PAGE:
So What Makes Great Design?

Last week I tackled the question, “What makes good design?” to spell out the rules of basic competency. But knowing all the rules and putting them into practice doesn’t necessarily make someone a great designer. Mastering the art requires a more – that “more” requires intuition and the ability to recognize what’s needed on a project by project basis. This is where things get tricky and require tons of practice. Here’s the more difficult rules I’ve discovered. Also, many of them work for every art, including writing.

 

Your imagery has to communicate as much as the type.

 

Sometimes the imagery is the type, if you’re doing funky things like making letters morph into horses, but when you do make sure people can see the horses. I know from experience how working on a design can give you tunnel vision, making you imagine you’re communicating a whole lot more than you actually are. You can spend hours arranging a bunch of swoopy lines into the shape of a cowboy, only to have the first person you show cock their head, decide they have the right-side-up image upside down, and turn it over saying, “Is it supposed to be an elephant?”

This also goes into what I was saying about symbolism a few weeks ago. People, designers and clients alike, can get way too caught up in the significance of their chosen imagery when it doesn’t communicate squat to anyone outside their circle. You can’t think like a Freemason when you’re trying to bring people in, not exclude them.

 

Make sure the tone fits the project’s intention.

 

Just like a story’s tone has to fit, like dark tones to horror story and so on, the design of a logo or whatever has a ton of unwritten rules about what works for what and what doesn’t. These can be tricky things like cultural significance, something even pro designers screw up once in a while. I saw a guy on a design forum ask for crits on something that screamed “Mexican restaurant” (that wasn’t for a Mexican restaurant) and he didn’t realize it until other people pointed it out. This is why feedback is your friend.

If you hang around design blogs enough, you’ll read tons of articles on psychological color theory. A lot of this is Kandinsky-ite marketing woo, but there are trends you should be aware of, otherwise you might get pantsed in a Mexican restaurant situation. I won’t list examples because they could change tomorrow, which means a good designer has to keep her ear to the ground. Tone doesn’t just mean color either. It also extends to typefaces, geometry, etc.

 

Looking good is not enough.

 

A good-looking design is a competent one, but that doesn’t always make it great. Looking good alone isn’t enough to be memorable. It has to be compelling. This means it speaks on personal level to the people you want to reach. You have to know what you have on your hands and who you think will want it in their hands too. If that means doing a book title in a hideous green booger font because you’re targeting ten-year-olds um … so be it?

 

Don’t just follow the trends.

 

Counter to what I said above about keeping your ear to the ground, if you just follow whatever trends you find, you’re still only wading in the competency pool. A great designer makes the trends, and does that by inventing. If you’re trying to communicate a specific idea, do an image search to find out what the clichés are and do something different. The true master knows how to do a balancing act between what people will instantly “get” because the idea seems obvious at a glance, and yet it’s not the first idea to come to mind – because the latter has already been done by everyone else. This leads to the next point:

 

Don’t go for the first idea that comes to mind.

 

I need say little to elaborate on this. Come up with a crapload of ideas and give yourself at least a week to mull them over. You may not always get that time if you have an impatient client who wants the work yesterday, but that’s a compromise you sometimes have to make. You have to tell that client, “You can have it fast, cheap, or good. Pick two.”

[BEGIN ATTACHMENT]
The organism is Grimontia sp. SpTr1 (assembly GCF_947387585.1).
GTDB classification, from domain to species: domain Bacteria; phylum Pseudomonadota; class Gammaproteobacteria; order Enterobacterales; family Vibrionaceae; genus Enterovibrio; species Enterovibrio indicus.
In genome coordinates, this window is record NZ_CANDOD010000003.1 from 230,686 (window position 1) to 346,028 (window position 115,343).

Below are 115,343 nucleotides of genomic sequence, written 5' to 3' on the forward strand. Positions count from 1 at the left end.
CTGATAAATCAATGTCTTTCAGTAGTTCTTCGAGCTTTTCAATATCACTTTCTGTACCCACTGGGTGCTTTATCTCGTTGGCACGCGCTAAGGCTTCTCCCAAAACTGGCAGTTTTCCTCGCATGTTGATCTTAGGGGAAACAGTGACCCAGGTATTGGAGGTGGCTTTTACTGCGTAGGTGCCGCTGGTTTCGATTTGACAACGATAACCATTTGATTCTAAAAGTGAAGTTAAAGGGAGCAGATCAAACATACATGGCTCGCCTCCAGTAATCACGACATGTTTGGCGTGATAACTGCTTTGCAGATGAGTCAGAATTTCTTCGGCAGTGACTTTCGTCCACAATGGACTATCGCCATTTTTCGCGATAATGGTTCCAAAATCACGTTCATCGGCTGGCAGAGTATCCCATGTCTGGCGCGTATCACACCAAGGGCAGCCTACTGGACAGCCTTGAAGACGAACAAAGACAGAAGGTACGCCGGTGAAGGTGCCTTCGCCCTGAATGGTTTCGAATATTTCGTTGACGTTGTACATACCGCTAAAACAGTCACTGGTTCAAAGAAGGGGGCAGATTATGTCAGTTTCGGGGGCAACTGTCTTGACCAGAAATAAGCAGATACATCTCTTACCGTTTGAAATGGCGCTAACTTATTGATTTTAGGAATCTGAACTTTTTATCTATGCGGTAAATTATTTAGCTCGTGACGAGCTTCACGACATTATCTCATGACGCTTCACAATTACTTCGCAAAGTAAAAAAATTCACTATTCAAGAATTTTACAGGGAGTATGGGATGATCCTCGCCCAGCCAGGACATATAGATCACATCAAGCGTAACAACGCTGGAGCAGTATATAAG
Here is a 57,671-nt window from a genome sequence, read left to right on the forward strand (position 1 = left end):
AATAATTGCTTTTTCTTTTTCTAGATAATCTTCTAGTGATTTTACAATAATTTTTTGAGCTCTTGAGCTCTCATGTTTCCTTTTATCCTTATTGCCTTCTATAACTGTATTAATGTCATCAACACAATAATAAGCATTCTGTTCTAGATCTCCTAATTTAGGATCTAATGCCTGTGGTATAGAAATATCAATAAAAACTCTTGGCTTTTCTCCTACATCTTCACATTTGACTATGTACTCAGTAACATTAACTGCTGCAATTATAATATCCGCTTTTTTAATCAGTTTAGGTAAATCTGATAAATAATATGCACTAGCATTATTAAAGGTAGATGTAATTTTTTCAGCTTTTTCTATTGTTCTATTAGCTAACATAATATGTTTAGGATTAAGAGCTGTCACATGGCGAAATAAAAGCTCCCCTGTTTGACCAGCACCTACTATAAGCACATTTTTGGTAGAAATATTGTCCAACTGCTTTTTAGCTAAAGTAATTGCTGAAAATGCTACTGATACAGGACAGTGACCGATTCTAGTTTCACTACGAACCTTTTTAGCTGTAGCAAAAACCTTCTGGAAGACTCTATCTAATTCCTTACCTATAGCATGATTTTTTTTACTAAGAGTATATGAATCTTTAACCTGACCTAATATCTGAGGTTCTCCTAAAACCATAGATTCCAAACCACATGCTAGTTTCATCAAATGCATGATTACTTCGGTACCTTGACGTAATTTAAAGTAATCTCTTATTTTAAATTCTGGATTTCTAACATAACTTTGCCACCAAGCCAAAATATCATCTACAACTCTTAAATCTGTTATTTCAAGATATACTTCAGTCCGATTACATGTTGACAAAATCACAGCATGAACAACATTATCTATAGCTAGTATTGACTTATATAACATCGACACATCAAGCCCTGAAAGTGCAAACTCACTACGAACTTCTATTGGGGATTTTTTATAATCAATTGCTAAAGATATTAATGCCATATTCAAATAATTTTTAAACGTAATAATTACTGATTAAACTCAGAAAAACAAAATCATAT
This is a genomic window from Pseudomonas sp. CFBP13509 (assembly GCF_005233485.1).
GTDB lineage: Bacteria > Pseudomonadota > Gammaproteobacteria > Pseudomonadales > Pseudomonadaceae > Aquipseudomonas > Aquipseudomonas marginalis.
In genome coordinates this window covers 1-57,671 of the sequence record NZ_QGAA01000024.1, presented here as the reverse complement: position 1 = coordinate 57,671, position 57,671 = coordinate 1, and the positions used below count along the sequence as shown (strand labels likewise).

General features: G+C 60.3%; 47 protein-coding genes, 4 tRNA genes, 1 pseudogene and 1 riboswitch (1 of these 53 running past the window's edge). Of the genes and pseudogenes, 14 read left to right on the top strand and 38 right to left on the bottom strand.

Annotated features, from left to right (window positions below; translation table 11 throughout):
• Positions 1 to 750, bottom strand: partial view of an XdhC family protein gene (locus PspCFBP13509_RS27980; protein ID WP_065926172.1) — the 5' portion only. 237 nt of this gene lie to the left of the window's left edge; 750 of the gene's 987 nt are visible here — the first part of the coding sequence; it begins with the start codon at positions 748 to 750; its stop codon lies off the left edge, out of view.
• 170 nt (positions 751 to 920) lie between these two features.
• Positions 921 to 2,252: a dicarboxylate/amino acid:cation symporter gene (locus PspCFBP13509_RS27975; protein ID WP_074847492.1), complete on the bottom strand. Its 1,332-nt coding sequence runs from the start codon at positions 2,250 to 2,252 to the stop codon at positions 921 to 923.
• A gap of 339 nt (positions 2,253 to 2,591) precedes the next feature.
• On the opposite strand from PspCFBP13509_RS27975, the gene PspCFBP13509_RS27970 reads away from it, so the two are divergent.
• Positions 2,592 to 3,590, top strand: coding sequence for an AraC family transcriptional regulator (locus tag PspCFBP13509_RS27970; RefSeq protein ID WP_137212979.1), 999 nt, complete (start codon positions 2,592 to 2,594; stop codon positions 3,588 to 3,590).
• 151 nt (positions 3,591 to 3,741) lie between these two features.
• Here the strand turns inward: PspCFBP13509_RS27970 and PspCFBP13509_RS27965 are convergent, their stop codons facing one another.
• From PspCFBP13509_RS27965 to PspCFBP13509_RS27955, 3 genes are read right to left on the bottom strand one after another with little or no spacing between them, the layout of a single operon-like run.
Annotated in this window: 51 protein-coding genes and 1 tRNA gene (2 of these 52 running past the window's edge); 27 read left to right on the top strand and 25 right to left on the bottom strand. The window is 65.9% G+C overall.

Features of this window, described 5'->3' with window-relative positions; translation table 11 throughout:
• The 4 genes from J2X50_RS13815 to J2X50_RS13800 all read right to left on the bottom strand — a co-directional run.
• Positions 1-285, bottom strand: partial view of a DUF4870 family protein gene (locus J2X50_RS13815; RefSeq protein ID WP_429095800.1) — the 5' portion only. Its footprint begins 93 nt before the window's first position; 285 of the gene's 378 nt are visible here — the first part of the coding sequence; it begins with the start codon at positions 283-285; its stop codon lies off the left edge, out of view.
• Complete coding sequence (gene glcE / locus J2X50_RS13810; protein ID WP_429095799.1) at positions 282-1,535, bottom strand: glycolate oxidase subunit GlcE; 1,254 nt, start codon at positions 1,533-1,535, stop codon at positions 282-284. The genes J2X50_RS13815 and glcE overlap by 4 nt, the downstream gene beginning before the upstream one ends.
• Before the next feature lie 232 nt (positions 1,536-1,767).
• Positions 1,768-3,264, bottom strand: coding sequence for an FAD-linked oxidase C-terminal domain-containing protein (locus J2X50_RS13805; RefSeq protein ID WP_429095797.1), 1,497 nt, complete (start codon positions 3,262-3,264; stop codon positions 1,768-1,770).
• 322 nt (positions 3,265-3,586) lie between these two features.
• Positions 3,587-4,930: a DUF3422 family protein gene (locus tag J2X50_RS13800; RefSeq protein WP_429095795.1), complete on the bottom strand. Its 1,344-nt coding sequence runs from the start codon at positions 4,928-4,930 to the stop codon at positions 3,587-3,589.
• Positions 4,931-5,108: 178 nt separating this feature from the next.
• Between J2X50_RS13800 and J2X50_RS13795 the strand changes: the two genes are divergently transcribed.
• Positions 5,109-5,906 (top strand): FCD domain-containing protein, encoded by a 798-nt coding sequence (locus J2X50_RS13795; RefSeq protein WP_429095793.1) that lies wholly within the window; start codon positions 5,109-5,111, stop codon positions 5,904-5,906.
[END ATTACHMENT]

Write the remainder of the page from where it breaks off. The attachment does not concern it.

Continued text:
Scrap the idea when it’s not working.

 

This is another intuitive skill that can only develop with practice. Most people, while learning the basics, will work an idea to death because they don’t have the confidence to say when it’s done or when it’s done for. You’ll feel something’s wrong in the pit of your stomach. You may not be able to put a finger on it, so put it down for a week (if you can) or get someone else’s opinion on it. What you need is a fresh pair of eyes.

 

A master knows when to break to the rules.

 

Someone once asked on a writing forum I frequent, “How do you know when to break the rules?” I answered: you’ll know when to break the rules because you’ll know what the rule is and why you want to break it. I’ve heard pro designers give similar advice as, “Make sure everything you do is deliberate.” This doesn’t mean cutting out messing around, denying any chance of serendipitous discovery. What it does mean is once messing around time is over, follow through with deliberate choices.

Of course, you won’t know whether or not your experiment was successful until it reaches someone else’s brain and they respond to it (or fail to), and this is what most of these rules come down to. Design is an art of communication. If your design doesn’t communicate a damned thing, it’s failed, and you’ll only figure that out through trying. Last of all:

 

It matters even when it doesn’t matter.

 

Every chance you have to do something related to your work is an opportunity to get more practice. It doesn’t matter if it’s good, but it does matter whether or not you put the effort in. If you only care when it’s important, you’ll suck more often when the stakes are high. The best illustrators sketch and doodle every day. The best writers put enough care into their posts on the internet to be intelligible to other human beings. The best designers still care about kerning when doing small charity jobs for their moms. The person who thinks, “Eh, good enough.” and does a half-assed job whenever possible with always be mediocre.

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Sarah Dimento

The only thing interesting about me is my interest in interesting things – and sometimes I make cool shit.

8 thoughts to “So What Makes Great Design?”

  1. It’s like everything creative: the difference between competent/good and great is a huge leap over an abyss.

    Some people people are born on the right side of the abyss.

    One of my writing books said that there were three kinds of writers: the ones in the bottom 10% – they would never get a lot better no matter how much they tries; the ones in the top 10%; and the ones in the 80% middle, who could move themselves up to the very top of that category with hard work, and a determined effort to educate themselves, but they might never move into the top category, because they didn’t have ‘it.’

    I don’t know if I will ever have ‘it,’ but I will do everything possible to move to the top of that middle section, and I won’t whine about those who are born to live in the top band. That part’s not up to me.